Thoughts on how not to draft an LD2L team

4 min readSep 11, 2018


Poor Lion :(

Alright, so this blog might make me sound like more of a bitter husk than I already am, but I’m hoping some people will read this and we can discuss it on Discord. There are exceptions to the points I’m going to list, but I firmly believe that what I’ve written below is true in most cases.

Full Disclosure: 98% of my ~1300 games have been as a support.

Why you shouldn’t pick supports mains first round (or second round, in most cases):

Look at the past 10 or so inhouses in the results channel. As one would expect, cores have the most networth and far more items than the players on their team with lower farm priority. Welcome to DotA! I don’t think it’s a stretch to say that a fed core can dominate these games. We’ve all been against a core that takes 4+ people to kill and will likely take a few of your teammates down with them. The map and objective pressure a fed core exerts is horrifying and you have to coordinate your team if you want to stand a chance at turning the game around. If *they* coordinate with their team and get help quickly when you try and smoke gank, your chances of getting a lot out of that fight decreases significantly.

Further, if you look at some of the support stat lines in the inhouse games, they just don’t exert as much pressure. We’ve all been up against an enemy Riki that ruins our games, snipes our courier, and ends up with an early basher. I’m sure you’ve also played against the Lion that seems to have perfect wards (and earth spikes) that always catch you out. Both of these scenarios suck. You feel powerless in your own jungle and you lose out on farm because of it. Still, it’s important to remember who will be abusing the vision that the Lion provided & the space Riki created. Nine times out of ten it will be a core that waltzes into your jungle and blows you up. (Looking at you, million bloodstone charge Storm Spirit).

I am not bashing or undervaluing support players. They are a crucial component of the team and can enable their cores to reach even greater kill-streaks. However, if that person only plays 4/5, you’re losing out on the chance to get an awesome core on your side.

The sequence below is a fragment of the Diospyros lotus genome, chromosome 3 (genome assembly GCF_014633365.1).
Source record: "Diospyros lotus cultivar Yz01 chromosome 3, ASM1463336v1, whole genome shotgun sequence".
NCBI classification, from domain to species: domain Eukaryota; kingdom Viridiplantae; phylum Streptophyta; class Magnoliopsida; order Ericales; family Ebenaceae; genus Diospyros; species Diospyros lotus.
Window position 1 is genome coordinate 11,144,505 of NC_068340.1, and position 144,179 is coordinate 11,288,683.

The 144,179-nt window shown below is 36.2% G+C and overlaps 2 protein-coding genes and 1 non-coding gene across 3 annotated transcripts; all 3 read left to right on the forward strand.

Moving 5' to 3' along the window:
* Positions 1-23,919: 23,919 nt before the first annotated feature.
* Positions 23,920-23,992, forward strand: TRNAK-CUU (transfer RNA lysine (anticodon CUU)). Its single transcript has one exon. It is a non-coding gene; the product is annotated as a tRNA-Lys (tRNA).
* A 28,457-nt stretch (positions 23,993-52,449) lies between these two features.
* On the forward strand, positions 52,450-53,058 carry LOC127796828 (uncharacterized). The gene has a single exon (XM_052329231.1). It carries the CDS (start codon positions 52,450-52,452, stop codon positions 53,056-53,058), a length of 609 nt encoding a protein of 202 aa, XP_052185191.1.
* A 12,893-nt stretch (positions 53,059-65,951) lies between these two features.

EU draft does change things up — in other leagues you might see captains at the bottom of the round 2 pick order grab a lower ranked player (usually a support) so that they can pick much earlier in the third round. Being a lower pick captain means that you likely already can play core, so picking a known support isn’t a bad option. However, a lot of thought needs to be put into this. You need to make sure you know the draft pool and what your team comp looks like at the moment you decide to draft that star support player.

On the importance of not mindlessly friend-drafting:

Last season we saw an interesting phenomena in LD2L. A small group of players near the top of the allowed medal threshold were bypassed in earlier rounds for players that were hundreds of mmr lower. We didn’t have the wonderful inhouse league last season. You had to look at the dotabuff of that unknown Legend player and decide if their 61% Windranger win rate was worth the risk of getting a rager (or worse). Opting for people you know isn’t the best way to compose a great LD2L team. You’re passing up unknown players that are going to (rightfully) be recognized mid-season when everyone finds out that their Windranger is a problem. Worse still, you’re going to have to play against the people you passed up.

I think that having friends on your team is great. I’m not advocating that anyone puts relationships to the side and solely drafts based on MMR/role. However, I do think it’s important to research the player pool ahead of draft day and ensure that you have the best players you can get for each role in the game and round of the draft. Seriously, take a chance on the new guy that you never played an inhouse with. We were all new once and our captains were forced to take a chance. I’m rather glad that mine did.